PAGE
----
Start Typing a Resume: We may have seen an end to the Mickey Gall experiment. Six years into his UFC run and it appears the best win on his record is George Sullivan. Now, not only did Gall suffer consecutive losses for the first time in his career, but he was finished for the first time as well. Gall didn’t look terrible, but there doesn’t appear to be much more room for him to grow. The UFC may find his salary is better spent on younger and more promising talent.
A lot of credit needs to go to Jared Vanderaa for his willingness to step up on short notice, but he’s now sitting at 1-4 in his UFC run after falling to the 44-year-old Aleksei Oleinik. Aside from being willing to take fights on little notice, the only other saving grace for Vanderaa is that his losses have come against opponents who have put up winning records within the organization. Still, falling to someone at Oleinik’s age is a bad sign, especially when Oleinik had been on a three-fight losing streak. Vanderaa just doesn’t look like he’s UFC material.
It pains me to say this given her potential, but Kay Hansen would be best served getting a bit more seasoning on the regional scene. Her weight miss on her return to 115 indicated she should be fighting at 125. Some may say her inability to push Piera Rodriguez off of herself was a sign she should be fighting at strawweight, but I think it’s an indication of her dehydrating herself too much. If Hansen were to have the time to fill in her frame at flyweight on the regional scene, it would be extremely beneficial for her.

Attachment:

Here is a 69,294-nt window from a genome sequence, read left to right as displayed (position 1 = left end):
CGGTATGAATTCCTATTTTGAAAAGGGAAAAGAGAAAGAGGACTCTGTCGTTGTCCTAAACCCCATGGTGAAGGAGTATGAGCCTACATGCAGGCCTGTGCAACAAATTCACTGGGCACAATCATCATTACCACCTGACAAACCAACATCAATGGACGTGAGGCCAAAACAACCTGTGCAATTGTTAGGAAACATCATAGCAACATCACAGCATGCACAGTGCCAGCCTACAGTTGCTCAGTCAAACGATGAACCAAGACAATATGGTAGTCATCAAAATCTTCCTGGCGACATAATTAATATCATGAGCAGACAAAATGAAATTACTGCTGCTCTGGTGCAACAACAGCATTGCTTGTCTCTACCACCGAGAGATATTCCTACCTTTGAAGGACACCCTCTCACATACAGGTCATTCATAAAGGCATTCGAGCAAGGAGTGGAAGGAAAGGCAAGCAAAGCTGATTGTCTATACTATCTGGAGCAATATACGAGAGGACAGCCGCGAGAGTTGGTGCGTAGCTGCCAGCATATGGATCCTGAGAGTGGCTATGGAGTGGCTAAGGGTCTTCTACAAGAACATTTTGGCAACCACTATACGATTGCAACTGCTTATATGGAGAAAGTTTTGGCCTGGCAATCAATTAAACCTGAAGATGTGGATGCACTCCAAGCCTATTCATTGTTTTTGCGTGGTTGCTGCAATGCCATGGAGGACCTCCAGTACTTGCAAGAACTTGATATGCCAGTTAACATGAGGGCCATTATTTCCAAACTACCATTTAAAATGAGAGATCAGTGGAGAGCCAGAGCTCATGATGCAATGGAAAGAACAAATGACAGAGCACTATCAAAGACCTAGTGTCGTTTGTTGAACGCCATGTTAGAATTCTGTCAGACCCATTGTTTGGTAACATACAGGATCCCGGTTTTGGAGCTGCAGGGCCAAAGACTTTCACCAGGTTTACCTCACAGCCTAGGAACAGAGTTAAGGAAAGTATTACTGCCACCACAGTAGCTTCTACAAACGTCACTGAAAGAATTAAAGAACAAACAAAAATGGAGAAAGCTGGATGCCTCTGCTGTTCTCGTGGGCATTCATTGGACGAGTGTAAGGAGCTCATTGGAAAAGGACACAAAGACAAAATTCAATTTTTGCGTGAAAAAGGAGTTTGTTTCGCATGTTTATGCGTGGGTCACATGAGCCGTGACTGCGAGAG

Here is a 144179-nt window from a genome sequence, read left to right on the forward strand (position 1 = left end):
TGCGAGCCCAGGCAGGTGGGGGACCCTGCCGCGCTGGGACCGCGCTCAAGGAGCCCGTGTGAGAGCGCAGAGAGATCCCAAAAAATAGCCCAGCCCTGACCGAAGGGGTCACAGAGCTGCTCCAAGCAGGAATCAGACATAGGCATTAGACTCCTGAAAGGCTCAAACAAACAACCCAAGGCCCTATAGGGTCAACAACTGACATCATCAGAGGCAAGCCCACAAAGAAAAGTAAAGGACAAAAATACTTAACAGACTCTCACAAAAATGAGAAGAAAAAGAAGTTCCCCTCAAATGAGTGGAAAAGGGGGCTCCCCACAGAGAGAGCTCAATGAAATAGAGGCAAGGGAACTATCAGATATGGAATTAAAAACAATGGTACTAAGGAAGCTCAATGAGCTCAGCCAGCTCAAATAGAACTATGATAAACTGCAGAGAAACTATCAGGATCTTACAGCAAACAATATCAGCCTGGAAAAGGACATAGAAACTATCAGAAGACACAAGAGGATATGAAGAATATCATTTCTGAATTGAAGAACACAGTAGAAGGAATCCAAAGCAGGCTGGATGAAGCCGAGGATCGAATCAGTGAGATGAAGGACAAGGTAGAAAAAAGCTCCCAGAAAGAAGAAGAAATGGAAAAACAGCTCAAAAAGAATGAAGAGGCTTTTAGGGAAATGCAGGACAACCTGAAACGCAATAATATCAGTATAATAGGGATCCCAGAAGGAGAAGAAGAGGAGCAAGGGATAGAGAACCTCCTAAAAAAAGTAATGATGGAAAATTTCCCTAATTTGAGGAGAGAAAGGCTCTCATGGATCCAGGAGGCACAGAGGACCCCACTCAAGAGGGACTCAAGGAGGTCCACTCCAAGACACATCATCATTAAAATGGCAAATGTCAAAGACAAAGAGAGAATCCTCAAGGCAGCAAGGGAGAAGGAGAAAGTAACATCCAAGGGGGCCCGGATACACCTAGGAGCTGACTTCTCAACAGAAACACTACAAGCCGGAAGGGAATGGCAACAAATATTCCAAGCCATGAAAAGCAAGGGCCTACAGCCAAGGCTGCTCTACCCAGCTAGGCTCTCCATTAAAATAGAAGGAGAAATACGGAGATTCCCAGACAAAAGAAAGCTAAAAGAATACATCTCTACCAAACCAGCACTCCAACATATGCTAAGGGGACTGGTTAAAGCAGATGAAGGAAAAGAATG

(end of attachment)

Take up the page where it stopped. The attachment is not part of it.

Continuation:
Saved Their Job(s): This is a short list as Oleinik is the only one who I’d say was in danger of being on the chopping block. The 44-year-old is near the end of the line, but because his skillset on the mat is incredibly unique, he can still surprise from time to time. He proved it against by securing a scarf hold submission. Who else in high level MMA is capable of securing a scarf hold for the win? The list is incredibly short.
Biggest WOW Moment: It’s hard to single out a specific moment from the back-and-forth battle between Chimaev and Burns. Their fight was fire from the word go and stayed hot until the end. Regardless, I figured I’d be derelict in my duties if I left it there, so I’ll go with the moment when Burns timed the upkick to the body that sent Chimaev sprawling backwards. The sequence was somewhat emblematic of their contest as a whole; the intimidating specter of Chimaev looming over Burns, only for the Brazilian to unexpectedly find success. Burns didn’t win the fight, but there’s no doubt his stock went up in the loss. I can’t recall that being the case when a top five fighter lost to a guy outside the top ten….
Best/Worst Referee Call: We can sit here and debate all day about whether the main event fell somewhat flat because Volkanovski is just that damned good or if Jung had an off night. Hell, I’m willing to listen to arguments Jung is just faded. What I don’t believe can be debated is whether Herb Dean made the right call to stop the fight when he did. Jung was still standing and ready to keep fighting after Volkanovski landed his last hard right, but Dean recognized nobody was home even as the lights were on and stopped the fight. Jung’s body language afterward only proved the fact as it was an effort for Jung to even stand. Dean vacillates like no other on the good/bad scale, but he was most definitely on the good side in that fight.